Stick a fork in Lance.
He’s done for what he says will be his final Tour.
On Saturday’s stage of the Tour de France, Quick Step’s Sylvain Chavanel reclaimed the yellow jersey after an all-day breakaway, just 11 weeks after fracturing his skull during the Liège-Bastogne- Liège classic. Lance Armstrong lost time but moved up to 14th in the General Classification, while Levi Leipheimer broke into the top 20.
One day later, Levi was in the top 10. And Armstrong’s chances of winning were finished, just 8 stages into the Tour.
After several climbs, Saxo Bank’s Andy Schleck outsprinted Samuel Sanchez to cross the finish line in first place, just 10 seconds ahead of a group that included Leipheimer, Alberto Contador, Ivan Basso and Carlos Sastre, along with new leader Cadel Evans, aka Cuddles.
Notably missing was Armstrong, following two crashes and just missing a third, which resulted in numerous cuts and a sore hip and back. After gamely trying to catch up with the leaders, he was spent before he hit the last climb — and his chances of contending virtually finished, nearly 12 minutes back in 61st place.
According to RadioShack Team Manager Bruyneel, “It’s the end of Lance’s aspirations to win the Tour. Everything went wrong.”
When it rains it pours I guess. Today was not my day needless to say. Quite banged but gonna hang in here and enjoy my last 2 weeks.
So now Levi is the new flag bearer for RadioShack. And Lance is the Tour’s most overqualified domestique.
Meanwhile, fallout from Floyd Landis’ accusations against Lance Armstrong continues to spread, as investigators look to talk with more riders, including close Armstrong associates Tyler Hamilton and George Hincapie.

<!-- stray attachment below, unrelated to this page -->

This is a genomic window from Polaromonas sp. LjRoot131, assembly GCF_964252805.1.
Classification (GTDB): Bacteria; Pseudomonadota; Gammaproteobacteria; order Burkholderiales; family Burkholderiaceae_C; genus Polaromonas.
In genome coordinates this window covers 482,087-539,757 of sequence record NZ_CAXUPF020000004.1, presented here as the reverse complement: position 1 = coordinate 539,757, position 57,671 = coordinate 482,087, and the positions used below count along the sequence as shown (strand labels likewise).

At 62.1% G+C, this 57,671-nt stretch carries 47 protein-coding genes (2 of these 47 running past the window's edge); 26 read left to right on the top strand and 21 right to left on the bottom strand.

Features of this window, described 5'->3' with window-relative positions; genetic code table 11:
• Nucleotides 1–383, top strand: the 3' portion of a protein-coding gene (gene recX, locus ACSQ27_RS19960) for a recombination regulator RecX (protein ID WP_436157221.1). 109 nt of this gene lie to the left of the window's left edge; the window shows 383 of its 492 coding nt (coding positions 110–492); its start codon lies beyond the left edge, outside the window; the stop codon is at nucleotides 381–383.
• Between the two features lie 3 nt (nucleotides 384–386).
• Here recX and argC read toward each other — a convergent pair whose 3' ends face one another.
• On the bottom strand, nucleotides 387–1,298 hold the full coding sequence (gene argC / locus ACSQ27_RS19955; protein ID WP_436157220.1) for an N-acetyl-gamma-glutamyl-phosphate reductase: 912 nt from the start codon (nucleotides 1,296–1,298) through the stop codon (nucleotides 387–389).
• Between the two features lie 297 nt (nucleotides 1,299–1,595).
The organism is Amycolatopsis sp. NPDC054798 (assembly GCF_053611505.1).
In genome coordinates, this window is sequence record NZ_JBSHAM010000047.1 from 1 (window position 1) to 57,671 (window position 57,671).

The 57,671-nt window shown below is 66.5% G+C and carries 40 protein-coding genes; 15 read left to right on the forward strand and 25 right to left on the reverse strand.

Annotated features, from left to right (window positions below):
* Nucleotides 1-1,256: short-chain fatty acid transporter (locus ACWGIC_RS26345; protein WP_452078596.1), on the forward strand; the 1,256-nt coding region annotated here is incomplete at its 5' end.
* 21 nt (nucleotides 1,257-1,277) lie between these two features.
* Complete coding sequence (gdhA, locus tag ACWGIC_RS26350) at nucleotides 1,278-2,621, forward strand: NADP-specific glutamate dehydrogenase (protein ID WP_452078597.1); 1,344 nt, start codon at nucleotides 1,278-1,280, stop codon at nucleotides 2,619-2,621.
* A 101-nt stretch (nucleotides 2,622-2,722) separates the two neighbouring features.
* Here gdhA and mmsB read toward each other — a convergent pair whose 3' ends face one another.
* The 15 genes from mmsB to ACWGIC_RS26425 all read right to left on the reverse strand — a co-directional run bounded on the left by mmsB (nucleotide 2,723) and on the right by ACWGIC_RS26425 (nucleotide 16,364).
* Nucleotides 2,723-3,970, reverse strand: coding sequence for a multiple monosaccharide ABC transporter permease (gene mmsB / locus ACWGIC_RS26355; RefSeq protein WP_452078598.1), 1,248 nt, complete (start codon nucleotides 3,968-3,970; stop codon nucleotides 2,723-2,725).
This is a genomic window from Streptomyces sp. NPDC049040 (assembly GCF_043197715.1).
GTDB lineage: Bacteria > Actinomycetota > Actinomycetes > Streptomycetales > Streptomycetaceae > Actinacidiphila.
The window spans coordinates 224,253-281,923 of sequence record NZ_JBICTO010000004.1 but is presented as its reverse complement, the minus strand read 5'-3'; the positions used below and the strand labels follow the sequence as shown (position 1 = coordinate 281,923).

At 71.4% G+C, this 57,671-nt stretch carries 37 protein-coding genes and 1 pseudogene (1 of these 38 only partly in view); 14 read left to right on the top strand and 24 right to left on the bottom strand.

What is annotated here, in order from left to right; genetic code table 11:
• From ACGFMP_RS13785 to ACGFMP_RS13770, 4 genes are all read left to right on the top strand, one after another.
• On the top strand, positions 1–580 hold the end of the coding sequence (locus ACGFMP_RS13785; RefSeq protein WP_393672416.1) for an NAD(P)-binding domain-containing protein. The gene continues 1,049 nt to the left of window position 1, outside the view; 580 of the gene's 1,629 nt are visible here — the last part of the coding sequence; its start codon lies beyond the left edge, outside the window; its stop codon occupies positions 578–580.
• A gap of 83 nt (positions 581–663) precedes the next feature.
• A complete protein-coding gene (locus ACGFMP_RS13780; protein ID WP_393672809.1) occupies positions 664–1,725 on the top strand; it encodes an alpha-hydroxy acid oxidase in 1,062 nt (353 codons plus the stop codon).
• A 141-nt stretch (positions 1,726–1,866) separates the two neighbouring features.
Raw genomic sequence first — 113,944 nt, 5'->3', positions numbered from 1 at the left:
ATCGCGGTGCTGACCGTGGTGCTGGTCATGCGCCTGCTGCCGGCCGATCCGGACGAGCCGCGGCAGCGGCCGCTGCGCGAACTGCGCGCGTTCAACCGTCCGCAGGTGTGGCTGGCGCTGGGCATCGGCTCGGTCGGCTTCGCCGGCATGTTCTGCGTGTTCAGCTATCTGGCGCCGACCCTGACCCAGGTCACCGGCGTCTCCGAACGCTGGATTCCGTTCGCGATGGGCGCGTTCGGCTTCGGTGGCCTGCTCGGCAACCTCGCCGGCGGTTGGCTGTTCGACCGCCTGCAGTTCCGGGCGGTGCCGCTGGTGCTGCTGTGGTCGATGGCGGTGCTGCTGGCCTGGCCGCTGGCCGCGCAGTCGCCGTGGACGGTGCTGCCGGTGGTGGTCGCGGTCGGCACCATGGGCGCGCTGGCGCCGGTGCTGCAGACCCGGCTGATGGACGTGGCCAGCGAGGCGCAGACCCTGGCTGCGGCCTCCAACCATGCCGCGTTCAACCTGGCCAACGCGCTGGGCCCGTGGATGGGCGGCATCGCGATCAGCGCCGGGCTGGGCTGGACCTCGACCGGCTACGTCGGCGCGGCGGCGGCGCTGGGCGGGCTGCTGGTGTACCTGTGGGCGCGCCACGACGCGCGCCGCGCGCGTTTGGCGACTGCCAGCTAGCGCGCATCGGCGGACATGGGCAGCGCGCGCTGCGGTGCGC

But despite the bad news, some of us still love it.
Even in bike friendly Colorado, a backlash seems to be building against cyclists. And on the heels of the Black Hawk bike ban, a county in rural Missouri considers banning bikes from any two-lane highway without shoulders; Thanks to Jim Lyle for the link.
GT gets back on his bike, barely two weeks after suffering a heart attack. The Claremont Cyclist offers a photo tour of the San Gabriel River Trail from the Sante Fe Dam to Seal Beach and back; the upper section looks beautiful, though I could do without the concrete on the lower stretch. The RAAM rider critically injured when he was hit by a distracted driver plans to return to Spain this weekend, despite continued paralysis from the waist down; doctors say he will never recover 100%. A Chicago library on wheels is ordered to stop peddling. A Florida cyclist is killed while chasing after a getaway car carrying thieves who tried to rob his brother. The Wall Street Journal looks at stripped down bikes for rough city rides, and takes a break from covering Landis’ doping allegations to visit the Mecca of bike polo in NYC; thanks to George Wolfberg for forwarding the second link. A British group calls London Mayor Boris Johnson’s strategy to increase cycling fundamentally flawed and lacking in ambition; just weeks before his new bike share program kicks off, it faces a new lawsuit. As London removes guard rails, bike parking disappears too. A cyclist says London’s Critical Mass is just a critical mess these days. Thousands of Brits turn out to celebrate cycling. A tabloid style look at staying fit and feminine by biking. A look at how Flying Pigeon — the one in China, not NELA — is leading that country’s cycling comeback. Seven Singapore cyclists have been killed in just the first 5 months of this year. Two Kiwi cyclists are forced off the road and assaulted by a woman driver and her passenger, who drive off with a $12,000 bike.
Finally, proof some things never change. Consider this photo from Norwalk’s 1952 Bicycle Safety Week; thanks to Brent Bigler for the heads-up.